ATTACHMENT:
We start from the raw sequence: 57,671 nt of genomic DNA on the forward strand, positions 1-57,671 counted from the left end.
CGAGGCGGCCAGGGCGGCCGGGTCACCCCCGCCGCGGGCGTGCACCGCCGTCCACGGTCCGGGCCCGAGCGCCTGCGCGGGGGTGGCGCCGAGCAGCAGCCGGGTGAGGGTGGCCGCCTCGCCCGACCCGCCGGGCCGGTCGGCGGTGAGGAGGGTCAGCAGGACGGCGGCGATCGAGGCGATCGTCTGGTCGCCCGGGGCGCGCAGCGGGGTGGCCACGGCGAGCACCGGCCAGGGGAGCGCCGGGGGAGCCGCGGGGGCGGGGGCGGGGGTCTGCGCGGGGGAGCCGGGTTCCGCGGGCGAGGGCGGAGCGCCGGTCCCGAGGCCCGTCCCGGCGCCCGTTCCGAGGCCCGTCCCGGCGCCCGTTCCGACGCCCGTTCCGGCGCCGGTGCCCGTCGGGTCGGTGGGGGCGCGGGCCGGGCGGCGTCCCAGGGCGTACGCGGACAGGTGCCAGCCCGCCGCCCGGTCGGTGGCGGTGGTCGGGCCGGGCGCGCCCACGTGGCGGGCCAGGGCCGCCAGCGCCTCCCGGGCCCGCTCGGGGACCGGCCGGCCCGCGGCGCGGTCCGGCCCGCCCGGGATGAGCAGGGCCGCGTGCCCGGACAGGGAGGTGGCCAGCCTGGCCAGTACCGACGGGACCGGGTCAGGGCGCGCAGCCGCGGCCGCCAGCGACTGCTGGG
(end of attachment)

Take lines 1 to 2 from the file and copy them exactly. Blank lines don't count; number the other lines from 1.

We start from the raw sequence: 57,671 nt of genomic DNA on the forward strand, positions 1-57,671 counted from the left end.
CGAGGCGGCCAGGGCGGCCGGGTCACCCCCGCCGCGGGCGTGCACCGCCGTCCACGGTCCGGGCCCGAGCGCCTGCGCGGGGGTGGCGCCGAGCAGCAGCCGGGTGAGGGTGGCCGCCTCGCCCGACCCGCCGGGCCGGTCGGCGGTGAGGAGGGTCAGCAGGACGGCGGCGATCGAGGCGATCGTCTGGTCGCCCGGGGCGCGCAGCGGGGTGGCCACGGCGAGCACCGGCCAGGGGAGCGCCGGGGGAGCCGCGGGGGCGGGGGCGGGGGTCTGCGCGGGGGAGCCGGGTTCCGCGGGCGAGGGCGGAGCGCCGGTCCCGAGGCCCGTCCCGGCGCCCGTTCCGAGGCCCGTCCCGGCGCCCGTTCCGACGCCCGTTCCGGCGCCGGTGCCCGTCGGGTCGGTGGGGGCGCGGGCCGGGCGGCGTCCCAGGGCGTACGCGGACAGGTGCCAGCCCGCCGCCCGGTCGGTGGCGGTGGTCGGGCCGGGCGCGCCCACGTGGCGGGCCAGGGCCGCCAGCGCCTCCCGGGCCCGCTCGGGGACCGGCCGGCCCGCGGCGCGGTCCGGCCCGCCCGGGATGAGCAGGGCCGCGTGCCCGGACAGGGAGGTGGCCAGCCTGGCCAGTACCGACGGGACCGGGTCAGGGCGCGCAGCCGCGGCCGCCAGCGACTGCTGGG